Tax Changes Impact on the Life Settlement Industry
The tax changes enacted by Congress at the close of 2017 were sweeping and affected nearly every area of taxation for U.S. Persons. This tax legislation is commonly known as the Tax Cuts and Jobs Act (TCJA). One of the major changes was to the individual exemption for the estate and gift tax. The exemption was doubled from $5.49M in 2017 (which would have increased to nearly $5.6M for 2018) to $11.18M per individual for 2018. This increase is currently set to phase-out in 2025, but it is still inflation-adjusted and it can be made permanent before 2025.
The impact of this change on many current estate plans is that life insurance is often employed to reduce the financial impact that the estate tax would have on a taxable estate. Thanks to the increased exemption, estates that have a value between $5.49M and $11.18M (for individuals, or $10.98M and $22.36M for couples) that already had life insurance in place for the anticipated estate tax that would be due, no longer need that insurance. Certainly, there is nothing preventing an individual from maintaining the life insurance policy and simply having additional assets when they pass. However, some may view the life insurance policy as an unnecessary expense. Luckily, the tax changes also reversed a Revenue Ruling from 2009 that was unfavorable to the basis calculation for purposes of selling a life insurance policy.
Section 13521(a) of the TCJA allows the seller of a life insurance policy to include all premiums paid in determining the cost basis for purposes of calculating the taxes due on a settlement transaction. It provides a “clarification of tax basis of life insurance contracts” (from Sec. 1016(a)(1)(B)) stating that when determining the basis of property, no adjustment is made “for mortality, expense, or other reasonable charges incurred under an annuity or life insurance contract.”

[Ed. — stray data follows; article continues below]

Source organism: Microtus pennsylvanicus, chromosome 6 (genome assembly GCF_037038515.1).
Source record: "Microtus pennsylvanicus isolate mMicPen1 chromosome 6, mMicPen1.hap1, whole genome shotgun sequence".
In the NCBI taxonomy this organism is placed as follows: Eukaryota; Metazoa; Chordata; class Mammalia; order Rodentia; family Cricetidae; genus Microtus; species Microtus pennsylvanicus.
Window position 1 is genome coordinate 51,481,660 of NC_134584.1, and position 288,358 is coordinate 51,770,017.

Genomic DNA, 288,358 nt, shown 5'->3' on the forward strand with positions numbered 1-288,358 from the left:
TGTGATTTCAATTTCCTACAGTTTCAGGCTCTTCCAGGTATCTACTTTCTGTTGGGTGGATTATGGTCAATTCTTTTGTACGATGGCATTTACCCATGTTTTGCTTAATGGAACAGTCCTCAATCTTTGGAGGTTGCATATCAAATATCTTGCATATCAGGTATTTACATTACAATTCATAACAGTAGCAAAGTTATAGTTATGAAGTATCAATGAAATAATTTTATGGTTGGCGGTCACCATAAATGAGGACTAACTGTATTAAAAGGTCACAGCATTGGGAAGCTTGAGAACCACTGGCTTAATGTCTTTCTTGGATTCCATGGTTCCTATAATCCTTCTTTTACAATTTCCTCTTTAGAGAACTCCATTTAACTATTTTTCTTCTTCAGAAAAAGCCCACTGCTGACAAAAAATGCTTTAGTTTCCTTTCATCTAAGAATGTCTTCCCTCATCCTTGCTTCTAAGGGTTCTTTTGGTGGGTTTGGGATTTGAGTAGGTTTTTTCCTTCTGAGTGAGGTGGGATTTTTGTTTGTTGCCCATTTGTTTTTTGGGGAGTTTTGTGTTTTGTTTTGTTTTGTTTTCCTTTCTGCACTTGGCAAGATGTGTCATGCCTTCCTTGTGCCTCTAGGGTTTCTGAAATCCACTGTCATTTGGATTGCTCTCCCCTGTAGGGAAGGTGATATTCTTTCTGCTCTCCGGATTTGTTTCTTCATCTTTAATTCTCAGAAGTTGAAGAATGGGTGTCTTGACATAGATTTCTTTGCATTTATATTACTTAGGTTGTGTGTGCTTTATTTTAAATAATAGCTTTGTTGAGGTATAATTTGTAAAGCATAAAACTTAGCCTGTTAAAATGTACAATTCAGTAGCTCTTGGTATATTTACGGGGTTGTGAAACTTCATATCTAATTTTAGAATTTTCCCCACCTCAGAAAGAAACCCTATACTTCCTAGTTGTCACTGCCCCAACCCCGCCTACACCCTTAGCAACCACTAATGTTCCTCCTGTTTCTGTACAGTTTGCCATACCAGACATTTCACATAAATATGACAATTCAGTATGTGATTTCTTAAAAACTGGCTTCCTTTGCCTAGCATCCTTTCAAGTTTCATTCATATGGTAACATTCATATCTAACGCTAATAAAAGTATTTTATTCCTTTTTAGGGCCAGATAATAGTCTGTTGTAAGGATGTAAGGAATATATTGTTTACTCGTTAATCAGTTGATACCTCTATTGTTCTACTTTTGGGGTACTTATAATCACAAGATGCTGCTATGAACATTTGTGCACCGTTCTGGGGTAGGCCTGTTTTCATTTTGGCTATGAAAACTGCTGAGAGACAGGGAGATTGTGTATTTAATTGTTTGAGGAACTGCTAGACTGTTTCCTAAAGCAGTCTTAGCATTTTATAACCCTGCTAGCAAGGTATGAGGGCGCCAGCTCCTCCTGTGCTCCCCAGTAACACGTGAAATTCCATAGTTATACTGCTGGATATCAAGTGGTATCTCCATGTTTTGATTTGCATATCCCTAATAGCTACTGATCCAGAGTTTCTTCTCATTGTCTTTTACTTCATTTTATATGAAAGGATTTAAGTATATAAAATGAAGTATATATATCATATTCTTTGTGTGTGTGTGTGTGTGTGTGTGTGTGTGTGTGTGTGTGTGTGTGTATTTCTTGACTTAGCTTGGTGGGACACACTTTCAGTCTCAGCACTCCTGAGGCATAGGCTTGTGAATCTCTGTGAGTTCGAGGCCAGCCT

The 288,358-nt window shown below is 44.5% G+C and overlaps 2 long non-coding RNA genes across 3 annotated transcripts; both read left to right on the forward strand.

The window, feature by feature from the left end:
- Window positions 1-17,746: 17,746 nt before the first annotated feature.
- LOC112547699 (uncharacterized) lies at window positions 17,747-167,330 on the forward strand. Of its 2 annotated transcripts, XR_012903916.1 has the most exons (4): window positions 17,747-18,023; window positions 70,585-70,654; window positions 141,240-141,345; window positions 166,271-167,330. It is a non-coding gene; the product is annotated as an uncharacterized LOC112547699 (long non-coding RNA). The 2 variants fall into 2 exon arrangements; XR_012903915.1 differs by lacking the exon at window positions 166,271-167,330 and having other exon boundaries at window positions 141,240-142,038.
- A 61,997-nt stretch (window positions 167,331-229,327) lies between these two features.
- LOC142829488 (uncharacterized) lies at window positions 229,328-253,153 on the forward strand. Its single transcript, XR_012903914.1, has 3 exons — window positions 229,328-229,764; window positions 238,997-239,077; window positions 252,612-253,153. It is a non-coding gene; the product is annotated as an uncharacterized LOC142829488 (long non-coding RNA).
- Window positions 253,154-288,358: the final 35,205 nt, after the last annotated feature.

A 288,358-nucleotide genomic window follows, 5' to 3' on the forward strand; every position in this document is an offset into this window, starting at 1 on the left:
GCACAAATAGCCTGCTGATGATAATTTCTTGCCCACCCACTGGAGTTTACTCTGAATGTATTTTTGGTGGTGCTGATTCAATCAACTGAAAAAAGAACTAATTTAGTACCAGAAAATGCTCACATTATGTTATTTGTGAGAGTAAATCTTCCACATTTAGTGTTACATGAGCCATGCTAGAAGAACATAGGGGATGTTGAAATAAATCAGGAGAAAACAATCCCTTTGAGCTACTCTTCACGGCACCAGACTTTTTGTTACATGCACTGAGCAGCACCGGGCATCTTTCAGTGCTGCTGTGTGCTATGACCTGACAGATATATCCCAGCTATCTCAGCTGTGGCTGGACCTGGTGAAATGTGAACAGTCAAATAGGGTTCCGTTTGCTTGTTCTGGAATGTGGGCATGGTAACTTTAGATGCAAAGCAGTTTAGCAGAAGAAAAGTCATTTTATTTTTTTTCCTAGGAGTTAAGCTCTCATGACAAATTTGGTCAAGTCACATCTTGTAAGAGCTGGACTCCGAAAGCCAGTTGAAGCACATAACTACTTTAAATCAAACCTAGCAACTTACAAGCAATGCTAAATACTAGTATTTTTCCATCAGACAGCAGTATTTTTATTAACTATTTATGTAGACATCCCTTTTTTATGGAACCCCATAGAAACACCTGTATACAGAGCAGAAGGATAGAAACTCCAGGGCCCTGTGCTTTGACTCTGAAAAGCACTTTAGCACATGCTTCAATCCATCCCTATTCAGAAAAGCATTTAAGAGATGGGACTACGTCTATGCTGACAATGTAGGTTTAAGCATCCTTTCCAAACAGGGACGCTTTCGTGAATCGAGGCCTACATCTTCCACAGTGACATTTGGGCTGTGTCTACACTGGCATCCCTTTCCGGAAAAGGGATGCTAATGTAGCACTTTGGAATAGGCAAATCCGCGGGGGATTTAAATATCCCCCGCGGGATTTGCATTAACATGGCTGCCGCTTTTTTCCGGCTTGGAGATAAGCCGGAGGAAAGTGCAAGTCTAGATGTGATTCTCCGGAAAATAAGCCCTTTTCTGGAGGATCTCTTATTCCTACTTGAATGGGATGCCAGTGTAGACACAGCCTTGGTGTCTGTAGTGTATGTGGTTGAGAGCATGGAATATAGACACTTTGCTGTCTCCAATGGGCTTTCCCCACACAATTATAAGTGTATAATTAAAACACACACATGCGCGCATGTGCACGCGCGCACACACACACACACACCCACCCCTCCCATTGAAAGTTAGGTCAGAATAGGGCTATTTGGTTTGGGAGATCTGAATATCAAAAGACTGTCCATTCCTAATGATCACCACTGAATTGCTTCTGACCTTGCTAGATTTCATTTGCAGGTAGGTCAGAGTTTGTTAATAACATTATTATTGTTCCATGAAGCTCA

This means that sellers of life insurance are now afforded similar tax treatment as they would be given in the event of a surrender of the policy. This change now makes a sale of the life insurance policy more attractive than surrendering the policy. For the past several years, because of the difference in tax treatment, it was often, unfortunately, better to just surrender an unwanted life insurance policy than to sell the policy. It is important to note that this change is a retroactive provision as well that applies to any transactions entered into since August 25, 2009.
This change will streamline the process of calculating cost basis as it will simply include the amount of all premiums paid by the owner. Additionally, there is the potential for this change to fuel increased growth in the life settlement market (which had been struggling). Thousands of life insurance policies made unnecessary by the increased estate tax exemption may now be sold. The owners of such policies can recoup their premiums and not be concerned about a huge capital gains tax hit.